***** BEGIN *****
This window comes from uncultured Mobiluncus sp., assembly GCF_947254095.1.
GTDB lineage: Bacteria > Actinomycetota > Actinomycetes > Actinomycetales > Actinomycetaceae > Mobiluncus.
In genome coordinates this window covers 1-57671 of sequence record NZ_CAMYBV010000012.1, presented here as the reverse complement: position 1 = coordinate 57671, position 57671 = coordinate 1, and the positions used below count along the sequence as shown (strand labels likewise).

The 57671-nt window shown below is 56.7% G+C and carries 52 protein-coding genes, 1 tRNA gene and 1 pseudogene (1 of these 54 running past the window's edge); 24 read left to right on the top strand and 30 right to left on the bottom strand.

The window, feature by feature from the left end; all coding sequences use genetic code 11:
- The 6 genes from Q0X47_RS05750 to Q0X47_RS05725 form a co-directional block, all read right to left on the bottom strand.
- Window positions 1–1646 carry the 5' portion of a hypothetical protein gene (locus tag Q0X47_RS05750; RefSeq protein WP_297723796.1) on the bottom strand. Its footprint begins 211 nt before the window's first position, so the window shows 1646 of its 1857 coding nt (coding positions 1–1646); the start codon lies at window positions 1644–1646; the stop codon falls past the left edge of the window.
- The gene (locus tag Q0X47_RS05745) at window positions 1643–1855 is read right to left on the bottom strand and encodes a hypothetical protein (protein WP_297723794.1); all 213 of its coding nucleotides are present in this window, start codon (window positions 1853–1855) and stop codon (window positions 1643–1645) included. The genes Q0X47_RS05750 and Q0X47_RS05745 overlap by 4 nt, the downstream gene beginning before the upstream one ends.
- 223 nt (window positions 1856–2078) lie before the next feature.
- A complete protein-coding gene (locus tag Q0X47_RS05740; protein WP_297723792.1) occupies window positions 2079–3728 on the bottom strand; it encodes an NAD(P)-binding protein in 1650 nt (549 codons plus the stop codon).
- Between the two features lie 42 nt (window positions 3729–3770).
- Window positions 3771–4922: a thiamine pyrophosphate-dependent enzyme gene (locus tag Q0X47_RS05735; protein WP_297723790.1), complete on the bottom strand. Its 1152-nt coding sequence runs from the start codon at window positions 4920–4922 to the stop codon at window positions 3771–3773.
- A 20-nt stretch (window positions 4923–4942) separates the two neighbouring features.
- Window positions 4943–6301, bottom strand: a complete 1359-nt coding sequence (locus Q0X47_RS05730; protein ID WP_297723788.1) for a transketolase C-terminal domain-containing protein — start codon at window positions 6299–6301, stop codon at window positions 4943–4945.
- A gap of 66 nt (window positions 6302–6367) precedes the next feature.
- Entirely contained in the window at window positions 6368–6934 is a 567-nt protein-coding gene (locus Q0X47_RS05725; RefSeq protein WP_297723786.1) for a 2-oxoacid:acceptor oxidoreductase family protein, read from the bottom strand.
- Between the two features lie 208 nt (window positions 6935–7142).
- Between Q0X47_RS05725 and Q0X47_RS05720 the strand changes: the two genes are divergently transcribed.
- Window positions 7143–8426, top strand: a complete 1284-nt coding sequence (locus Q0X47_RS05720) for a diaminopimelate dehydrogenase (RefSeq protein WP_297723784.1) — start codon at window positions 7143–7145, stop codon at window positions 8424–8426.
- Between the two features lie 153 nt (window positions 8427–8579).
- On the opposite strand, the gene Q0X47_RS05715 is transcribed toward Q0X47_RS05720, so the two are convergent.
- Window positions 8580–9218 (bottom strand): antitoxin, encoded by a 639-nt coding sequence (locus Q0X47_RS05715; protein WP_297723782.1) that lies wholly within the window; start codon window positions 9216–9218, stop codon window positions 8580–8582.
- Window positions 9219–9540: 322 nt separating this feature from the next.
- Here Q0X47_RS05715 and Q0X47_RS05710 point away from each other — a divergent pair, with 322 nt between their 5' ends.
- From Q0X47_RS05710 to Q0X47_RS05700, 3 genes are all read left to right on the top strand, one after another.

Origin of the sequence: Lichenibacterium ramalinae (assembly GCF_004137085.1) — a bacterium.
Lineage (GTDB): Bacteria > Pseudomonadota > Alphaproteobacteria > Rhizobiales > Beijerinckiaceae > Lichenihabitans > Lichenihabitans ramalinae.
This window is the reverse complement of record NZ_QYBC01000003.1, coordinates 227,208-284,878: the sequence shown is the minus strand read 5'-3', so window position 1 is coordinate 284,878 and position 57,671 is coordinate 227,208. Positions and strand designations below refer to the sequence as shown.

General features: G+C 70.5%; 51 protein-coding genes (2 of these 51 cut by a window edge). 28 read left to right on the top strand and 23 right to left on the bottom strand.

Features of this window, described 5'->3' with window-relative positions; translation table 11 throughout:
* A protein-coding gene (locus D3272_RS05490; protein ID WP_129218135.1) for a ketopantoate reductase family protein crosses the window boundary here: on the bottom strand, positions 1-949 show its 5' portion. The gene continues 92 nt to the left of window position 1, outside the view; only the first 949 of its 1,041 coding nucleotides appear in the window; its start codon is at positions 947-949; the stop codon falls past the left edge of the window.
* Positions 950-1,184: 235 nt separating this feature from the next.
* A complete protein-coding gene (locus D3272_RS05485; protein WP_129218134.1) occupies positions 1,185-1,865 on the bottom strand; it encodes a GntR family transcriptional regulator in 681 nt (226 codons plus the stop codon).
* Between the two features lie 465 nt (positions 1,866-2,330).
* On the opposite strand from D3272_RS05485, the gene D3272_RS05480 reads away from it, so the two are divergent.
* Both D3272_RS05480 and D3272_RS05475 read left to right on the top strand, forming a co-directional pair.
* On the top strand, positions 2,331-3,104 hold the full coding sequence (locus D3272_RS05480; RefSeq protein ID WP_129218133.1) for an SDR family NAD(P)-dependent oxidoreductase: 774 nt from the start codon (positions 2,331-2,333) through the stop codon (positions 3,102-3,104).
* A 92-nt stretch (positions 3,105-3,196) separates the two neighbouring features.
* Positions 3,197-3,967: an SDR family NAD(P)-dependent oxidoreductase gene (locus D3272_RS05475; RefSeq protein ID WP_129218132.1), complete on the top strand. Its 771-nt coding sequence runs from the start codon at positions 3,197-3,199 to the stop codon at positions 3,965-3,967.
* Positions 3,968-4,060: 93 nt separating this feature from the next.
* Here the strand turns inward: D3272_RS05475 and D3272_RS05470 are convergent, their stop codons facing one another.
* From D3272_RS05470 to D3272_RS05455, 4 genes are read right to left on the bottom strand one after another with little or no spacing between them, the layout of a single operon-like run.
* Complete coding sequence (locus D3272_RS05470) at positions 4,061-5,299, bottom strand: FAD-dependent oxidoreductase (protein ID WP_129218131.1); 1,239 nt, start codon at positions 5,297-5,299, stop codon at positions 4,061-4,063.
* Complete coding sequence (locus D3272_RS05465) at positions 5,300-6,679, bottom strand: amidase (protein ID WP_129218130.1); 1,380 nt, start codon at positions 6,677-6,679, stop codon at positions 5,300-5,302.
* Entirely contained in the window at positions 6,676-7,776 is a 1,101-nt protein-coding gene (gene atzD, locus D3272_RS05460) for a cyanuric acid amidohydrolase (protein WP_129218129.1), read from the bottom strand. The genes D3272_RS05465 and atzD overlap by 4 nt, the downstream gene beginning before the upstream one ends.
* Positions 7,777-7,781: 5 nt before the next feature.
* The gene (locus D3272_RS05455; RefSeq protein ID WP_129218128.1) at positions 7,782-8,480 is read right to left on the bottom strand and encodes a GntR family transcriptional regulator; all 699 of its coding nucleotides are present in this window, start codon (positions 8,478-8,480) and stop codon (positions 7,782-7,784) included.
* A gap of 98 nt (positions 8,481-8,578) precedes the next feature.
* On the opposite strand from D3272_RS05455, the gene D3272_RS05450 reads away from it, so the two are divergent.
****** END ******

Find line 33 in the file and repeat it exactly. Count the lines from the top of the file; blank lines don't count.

* A complete protein-coding gene (locus D3272_RS05485; protein WP_129218134.1) occupies positions 1,185-1,865 on the bottom strand; it encodes a GntR family transcriptional regulator in 681 nt (226 codons plus the stop codon).